Birds of Prey

February 9, 2009 by  
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Birds of prey, or raptors, are birds which hunt other animals for food and are specially adapted to do so. Birds of prey include eagles, condors, kites, falcons, hawks, osprey, owls, vultures, buzzards and secretary birds.

When hunting, birds of prey use their highly adapted feet and talons to capture and kill prey. Hawks and owls will grab prey from the ground and then kill it by crushing it in their feet. Falcons use speed to effectively kill prey by plummeting down from high up and striking with its feet. Peregrine falcons reach speeds of up to 90 mph/145kph

Birds of prey are carnivorous and gain certain nutrients from the stomach contents of their prey. The entire prey animal is devoured by the bird of prey and later pellets of undigested matter are regurgitated. Falcons have a nook (notch) on their upper bill to break the neck of prey. Vultures have especially large, strong beaks to rip through hide and break bones.

Birds of prey have a highly developed sense of sight, far better than our own, and females are larger than the males (except for vultures and secretary birds) as they need to defend their nestlings.

The heaviest bird of prey is the Andean condor, it weighs in at 27 pounds (12 kg) which is a lot to carry in flight. The largest, however, are the eagles and vultures with wingspans of about 10 feet (3m). The most powerful bird of prey is the Harpy Eagle. The Harpy Eagle’s wingspan is 6.5 feet (2m) and their talons can be as long as 5 inches (12.5cm).

To truly experience birds of prey why not visit a local rehabilitation center and view them up close. Many places offer falconry demonstrations where you can see these wonderful birds in action. If you are interested in finding out what birds of prey are in your area consult a region specific field guide.

Any opportunity to see birds of prey in action will be an awe-inspiring and unforgettable experience.

Crested Caracara (Polyborus plancus)

February 9, 2009 by  
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The Crested Caracara (Polyborus plancus) has a body length of between 19 to 23 inches and so is a relatively large bird. The wingspan is four-foot in length and the average bird weighs between the region of one and a half to three and a half pounds. The variance of weight is dependant on where the bird lives and what food is available to it.

The habitat that the Crested Caracaras prefers is open flat countryside, for instance river edges, ranches, savannas and pastures. At times you may find them in marshy areas and in forests. The Caracaras can be found in southwestern United States and Florida, South America and Central America. In the falcon group, the Crested Caracara is the most terrestrial bird and spends a large amount of its time on the ground.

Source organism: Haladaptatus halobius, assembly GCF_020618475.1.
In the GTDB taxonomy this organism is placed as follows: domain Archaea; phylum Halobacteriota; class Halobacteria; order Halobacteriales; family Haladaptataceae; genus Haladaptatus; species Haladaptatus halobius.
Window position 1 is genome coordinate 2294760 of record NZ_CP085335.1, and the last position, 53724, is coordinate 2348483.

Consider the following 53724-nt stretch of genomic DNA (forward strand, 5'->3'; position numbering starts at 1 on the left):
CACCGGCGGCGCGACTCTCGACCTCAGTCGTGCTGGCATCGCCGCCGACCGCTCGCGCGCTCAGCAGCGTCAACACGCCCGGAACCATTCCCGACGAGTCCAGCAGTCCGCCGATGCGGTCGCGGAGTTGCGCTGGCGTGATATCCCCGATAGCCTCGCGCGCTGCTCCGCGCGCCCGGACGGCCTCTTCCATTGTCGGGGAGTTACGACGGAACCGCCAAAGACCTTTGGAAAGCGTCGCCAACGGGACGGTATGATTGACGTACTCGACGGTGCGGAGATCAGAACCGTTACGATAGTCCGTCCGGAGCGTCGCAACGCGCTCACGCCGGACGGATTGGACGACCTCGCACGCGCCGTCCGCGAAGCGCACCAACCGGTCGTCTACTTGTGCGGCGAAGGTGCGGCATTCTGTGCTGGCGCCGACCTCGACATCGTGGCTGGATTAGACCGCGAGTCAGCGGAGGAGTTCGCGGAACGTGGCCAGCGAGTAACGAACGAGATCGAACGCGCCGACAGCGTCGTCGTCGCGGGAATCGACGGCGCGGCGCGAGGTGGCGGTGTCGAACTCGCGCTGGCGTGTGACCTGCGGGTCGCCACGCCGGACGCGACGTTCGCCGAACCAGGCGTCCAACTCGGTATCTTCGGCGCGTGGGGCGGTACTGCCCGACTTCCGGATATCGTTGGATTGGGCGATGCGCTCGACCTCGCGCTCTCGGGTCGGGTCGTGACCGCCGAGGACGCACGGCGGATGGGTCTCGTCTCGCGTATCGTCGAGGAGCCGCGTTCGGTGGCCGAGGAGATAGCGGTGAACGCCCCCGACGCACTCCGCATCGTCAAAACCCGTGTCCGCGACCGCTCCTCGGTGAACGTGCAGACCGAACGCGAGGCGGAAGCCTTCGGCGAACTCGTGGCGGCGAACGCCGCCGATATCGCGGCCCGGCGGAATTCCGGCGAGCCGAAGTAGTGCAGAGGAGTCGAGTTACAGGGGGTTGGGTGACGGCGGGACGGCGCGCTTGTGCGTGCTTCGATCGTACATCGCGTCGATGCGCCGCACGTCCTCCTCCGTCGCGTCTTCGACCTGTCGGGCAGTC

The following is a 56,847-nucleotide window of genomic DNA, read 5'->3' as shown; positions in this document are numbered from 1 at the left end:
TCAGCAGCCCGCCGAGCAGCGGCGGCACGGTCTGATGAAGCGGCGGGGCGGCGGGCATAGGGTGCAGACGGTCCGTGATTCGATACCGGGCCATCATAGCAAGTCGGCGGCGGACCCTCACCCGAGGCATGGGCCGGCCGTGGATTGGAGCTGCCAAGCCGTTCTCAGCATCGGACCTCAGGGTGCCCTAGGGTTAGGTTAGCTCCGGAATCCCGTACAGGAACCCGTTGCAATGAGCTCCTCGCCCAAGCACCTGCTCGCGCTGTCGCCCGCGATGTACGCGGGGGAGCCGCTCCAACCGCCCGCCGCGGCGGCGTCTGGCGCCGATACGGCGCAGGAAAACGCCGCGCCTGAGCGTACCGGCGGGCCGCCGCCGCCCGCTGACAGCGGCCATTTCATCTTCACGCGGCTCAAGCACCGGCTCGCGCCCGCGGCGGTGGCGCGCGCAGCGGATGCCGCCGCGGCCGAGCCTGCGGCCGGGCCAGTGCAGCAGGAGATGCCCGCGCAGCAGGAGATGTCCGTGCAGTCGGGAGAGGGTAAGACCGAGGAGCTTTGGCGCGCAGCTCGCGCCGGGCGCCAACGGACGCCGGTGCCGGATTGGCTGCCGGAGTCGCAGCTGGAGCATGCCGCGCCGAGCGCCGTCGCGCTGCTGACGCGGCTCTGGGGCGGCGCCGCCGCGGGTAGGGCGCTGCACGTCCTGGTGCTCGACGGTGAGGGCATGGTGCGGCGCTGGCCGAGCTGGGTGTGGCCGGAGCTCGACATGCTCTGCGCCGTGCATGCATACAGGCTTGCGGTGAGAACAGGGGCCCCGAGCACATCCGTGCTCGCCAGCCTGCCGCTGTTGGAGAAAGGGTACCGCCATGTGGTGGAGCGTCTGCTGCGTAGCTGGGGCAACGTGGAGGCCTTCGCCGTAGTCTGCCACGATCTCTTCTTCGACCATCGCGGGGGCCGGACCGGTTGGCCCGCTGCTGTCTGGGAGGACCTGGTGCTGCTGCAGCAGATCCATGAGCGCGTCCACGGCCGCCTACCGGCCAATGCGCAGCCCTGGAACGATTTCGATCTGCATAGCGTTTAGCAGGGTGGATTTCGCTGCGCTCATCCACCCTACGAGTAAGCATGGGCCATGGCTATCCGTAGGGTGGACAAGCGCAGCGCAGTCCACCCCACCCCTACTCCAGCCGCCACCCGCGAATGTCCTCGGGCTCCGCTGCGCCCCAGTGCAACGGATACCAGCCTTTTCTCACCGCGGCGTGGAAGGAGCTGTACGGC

The Caracara feeds normally on dead animals but if the opportunity comes up they will take the advantage of other food sources such as small mammals, amphibians, turtles, reptiles, fish, crab, eggs, worms, insects and birds that are nesting. The Crested Caracara will either take food from other birds or they will hunt for food off the ground.

When it comes to nesting season, the Crested Caracaras will build a large stick nest off the ground in palms, trees or cacti, or on the ground. The Caracaras is unusual in that way, as other members of the falcon family do not construct nests. The female will lay 2 to 3 eggs and will incubate them up to 28 to 32 days. Unlike most other birds, the young caracaras have a much longer fledging period and can take up to three months before they can fly as independent birds.

The scientific name, ‘Polyborus plancus’, given to the Crested Caracara comes from ‘poly’, which is the Greek word for variety or many; ‘boros’, which means gluttonous and that is easily seen by bird’s voracious appetite; and the Latin word ‘plancus’, which Aristotle used as a word for an eagle. The common name given to the bird, caracara, comes from the South Americans and is so called because of the call the bird makes. Other names the Crested Caracara has been given is the Caracara Eagle, Mexican Eagle, Audubon’s Caracara, King Buzzard and the Mexican Buzzard. The previous scientific name that was given to the bird was Caracara cheriway.